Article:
The factions opposing Gov. Nathan Deal’s school takeover plan took to the airwaves Tuesday with a 30-second TV spot claiming the cost of the constitutional amendment would be “huge” by robbing local districts of education funding.
The Committee to Keep Georgia Schools Local says it rounded up more than $730,000 for an ad buy this week that’s mostly focused on the vote-rich Atlanta media market.
It is the first television spot to target the initiative, which would give the state the power to take control of persistently failing schools if approved by voters in November.
You can see the ad for yourself below:
“Instead of investing in smaller class sizes, good teachers, and more resources for learning, Amendment 1 cuts money from local schools to make us pay for a whole new set of bureaucrats and an unaccountable political appointee,” intones a narrator.
The ad echoes the criticism from leading Democrats, education groups and other opponents of the Opportunity School District who say it would give control of local schools to an aloof entity that is not accountable to voters and can siphon off up to 3 percent of state, local and federal funds for a targeted school to cover administrative costs.
Deal casts the November vote on his constitutional amendment as a moral imperative that is needed to save thousands of students trapped in some of the state’s lowest-performing schools.
The anti-referendum group – Keep Georgia Schools Local – includes the Georgia Association of Educators, the Georgia AFL-CIO, Better Georgia, the Concerned Black Clergy of Metro Atlanta and a half-dozen other organizations. It is chaired by Louis Elrod, a Georgia operative who is president of the Young Democrats of America.
They are also reinforced by some leading Democrats – though Atlanta Mayor Kasim Reed has steered clear of the fight – and at least 16 school boards that passed resolutions opposing the ballot initiative.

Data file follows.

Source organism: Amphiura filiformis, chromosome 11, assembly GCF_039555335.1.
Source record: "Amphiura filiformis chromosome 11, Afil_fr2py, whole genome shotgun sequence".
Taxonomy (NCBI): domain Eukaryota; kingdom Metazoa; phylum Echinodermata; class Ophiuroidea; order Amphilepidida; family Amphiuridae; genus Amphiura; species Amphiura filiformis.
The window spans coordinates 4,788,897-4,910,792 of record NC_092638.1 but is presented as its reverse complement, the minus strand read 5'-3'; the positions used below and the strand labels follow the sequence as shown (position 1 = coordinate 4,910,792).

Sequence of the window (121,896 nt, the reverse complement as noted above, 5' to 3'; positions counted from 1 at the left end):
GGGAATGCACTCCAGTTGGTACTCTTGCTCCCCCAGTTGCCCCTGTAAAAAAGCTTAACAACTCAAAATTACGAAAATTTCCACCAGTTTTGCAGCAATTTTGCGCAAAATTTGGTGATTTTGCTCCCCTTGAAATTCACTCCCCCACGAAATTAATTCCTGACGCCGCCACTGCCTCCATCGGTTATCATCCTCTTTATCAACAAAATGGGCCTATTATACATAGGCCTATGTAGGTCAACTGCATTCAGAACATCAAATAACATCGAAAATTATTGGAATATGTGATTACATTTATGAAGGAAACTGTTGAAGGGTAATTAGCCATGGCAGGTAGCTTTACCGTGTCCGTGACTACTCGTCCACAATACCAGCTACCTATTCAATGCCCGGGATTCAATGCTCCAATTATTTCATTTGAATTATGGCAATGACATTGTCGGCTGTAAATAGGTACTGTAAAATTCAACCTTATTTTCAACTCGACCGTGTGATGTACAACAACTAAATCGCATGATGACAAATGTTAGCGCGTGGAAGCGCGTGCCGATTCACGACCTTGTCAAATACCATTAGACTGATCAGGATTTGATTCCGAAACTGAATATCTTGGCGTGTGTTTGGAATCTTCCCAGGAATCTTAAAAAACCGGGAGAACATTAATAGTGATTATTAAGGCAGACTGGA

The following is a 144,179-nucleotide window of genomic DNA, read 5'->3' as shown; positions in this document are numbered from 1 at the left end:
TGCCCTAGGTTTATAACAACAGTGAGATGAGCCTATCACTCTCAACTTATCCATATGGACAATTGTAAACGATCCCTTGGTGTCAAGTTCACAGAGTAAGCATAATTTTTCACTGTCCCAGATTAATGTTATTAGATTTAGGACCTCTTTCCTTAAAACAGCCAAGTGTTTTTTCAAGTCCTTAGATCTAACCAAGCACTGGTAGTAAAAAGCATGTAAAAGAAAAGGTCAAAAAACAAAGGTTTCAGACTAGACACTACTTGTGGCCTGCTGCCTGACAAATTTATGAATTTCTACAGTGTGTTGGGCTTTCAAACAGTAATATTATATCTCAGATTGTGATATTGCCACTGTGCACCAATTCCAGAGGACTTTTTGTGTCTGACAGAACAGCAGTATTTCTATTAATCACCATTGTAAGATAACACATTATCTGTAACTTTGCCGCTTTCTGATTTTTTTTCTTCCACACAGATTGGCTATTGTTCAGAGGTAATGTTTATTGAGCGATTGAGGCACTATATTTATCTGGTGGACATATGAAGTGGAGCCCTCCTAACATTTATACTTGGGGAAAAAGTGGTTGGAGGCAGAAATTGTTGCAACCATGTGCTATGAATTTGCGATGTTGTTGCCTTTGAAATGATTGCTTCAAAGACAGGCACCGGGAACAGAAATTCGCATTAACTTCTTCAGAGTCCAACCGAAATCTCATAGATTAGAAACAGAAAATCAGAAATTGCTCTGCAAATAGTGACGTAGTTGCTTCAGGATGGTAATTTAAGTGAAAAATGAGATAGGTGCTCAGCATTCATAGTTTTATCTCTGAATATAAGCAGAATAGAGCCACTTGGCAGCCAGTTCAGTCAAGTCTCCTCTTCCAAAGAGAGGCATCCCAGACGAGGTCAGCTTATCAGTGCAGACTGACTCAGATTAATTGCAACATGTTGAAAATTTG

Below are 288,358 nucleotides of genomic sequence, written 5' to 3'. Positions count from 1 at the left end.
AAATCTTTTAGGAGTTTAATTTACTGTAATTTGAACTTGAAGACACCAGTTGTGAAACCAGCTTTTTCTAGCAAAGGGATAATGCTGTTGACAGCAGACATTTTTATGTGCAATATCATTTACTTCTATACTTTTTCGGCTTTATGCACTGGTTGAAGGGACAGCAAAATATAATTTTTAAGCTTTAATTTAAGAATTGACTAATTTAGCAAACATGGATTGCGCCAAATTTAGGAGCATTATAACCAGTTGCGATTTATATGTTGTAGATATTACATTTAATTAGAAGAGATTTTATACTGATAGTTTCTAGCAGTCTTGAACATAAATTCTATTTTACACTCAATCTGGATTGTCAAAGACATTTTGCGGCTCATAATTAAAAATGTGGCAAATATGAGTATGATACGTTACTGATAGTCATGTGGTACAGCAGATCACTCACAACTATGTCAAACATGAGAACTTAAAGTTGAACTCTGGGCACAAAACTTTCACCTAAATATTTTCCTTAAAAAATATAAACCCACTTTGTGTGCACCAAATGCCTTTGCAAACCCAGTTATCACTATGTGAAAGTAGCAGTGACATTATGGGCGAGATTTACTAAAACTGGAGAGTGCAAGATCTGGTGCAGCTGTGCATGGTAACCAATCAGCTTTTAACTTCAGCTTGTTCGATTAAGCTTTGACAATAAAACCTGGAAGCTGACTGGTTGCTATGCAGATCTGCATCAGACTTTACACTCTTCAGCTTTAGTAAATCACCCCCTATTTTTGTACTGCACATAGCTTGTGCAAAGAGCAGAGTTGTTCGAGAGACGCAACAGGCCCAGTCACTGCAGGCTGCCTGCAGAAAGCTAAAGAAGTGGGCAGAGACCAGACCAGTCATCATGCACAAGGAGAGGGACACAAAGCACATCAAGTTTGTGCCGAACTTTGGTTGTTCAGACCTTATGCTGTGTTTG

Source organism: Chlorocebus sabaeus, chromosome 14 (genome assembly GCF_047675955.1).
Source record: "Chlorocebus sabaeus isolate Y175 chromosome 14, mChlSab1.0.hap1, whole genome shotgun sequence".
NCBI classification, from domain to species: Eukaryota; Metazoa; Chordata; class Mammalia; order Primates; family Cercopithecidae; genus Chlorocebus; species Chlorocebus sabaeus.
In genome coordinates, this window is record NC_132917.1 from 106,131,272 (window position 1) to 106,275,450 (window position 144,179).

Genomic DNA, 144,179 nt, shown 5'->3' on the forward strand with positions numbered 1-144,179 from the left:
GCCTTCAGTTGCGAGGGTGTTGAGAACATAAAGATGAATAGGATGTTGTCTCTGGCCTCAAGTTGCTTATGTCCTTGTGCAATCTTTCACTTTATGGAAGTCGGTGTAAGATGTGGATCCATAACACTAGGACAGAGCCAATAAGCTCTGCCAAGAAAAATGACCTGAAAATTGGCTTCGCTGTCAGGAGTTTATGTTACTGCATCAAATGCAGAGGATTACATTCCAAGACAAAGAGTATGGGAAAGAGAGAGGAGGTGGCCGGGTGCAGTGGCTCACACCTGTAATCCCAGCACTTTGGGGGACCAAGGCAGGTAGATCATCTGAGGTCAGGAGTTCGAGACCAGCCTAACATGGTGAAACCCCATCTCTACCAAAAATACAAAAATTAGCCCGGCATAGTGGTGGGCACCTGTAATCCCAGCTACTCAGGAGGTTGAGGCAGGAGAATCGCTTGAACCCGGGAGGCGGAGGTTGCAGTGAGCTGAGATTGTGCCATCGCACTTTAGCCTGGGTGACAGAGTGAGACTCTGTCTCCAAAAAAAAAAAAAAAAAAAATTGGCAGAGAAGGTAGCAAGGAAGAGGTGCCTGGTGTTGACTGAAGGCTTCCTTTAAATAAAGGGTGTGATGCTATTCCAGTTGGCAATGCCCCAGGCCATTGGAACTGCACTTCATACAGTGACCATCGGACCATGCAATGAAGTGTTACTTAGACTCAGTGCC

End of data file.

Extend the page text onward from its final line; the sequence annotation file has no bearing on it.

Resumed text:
The governor, meanwhile, has said he and lawmakers have lost “patience in trusting” local school superintendents and boards of education to turn around the 127 schools eligible for state takeover, which he says has failed nearly 68,000 schoolchildren compelled by law to attend the schools.
“If you think that’s right,” he said at an education conference last week, “then vote against the constitutional amendment.”
He has his own big-money campaign brewing. A pair of groups, Georgia Leads and Georgia Leads for Education, have raised hundreds of thousands of dollars to support the referendum.
Tom Willis, a former Deal campaign manager who heads the governor’s main push for the constitutional amendment, called the ad a “scare tactic.”
“It’s unfortunate to see these groups continue to ignore the facts about the OSD. Opponents of turning around failing schools make it clear they are committed to protecting the failing status quo by spending big bucks talking about power, money and bureaucracy. We, on the other hand, will campaign with a message that brings hope and opportunity to the tens of thousands of students trapped in chronically failing schools, and their parents left with no current alternatives.”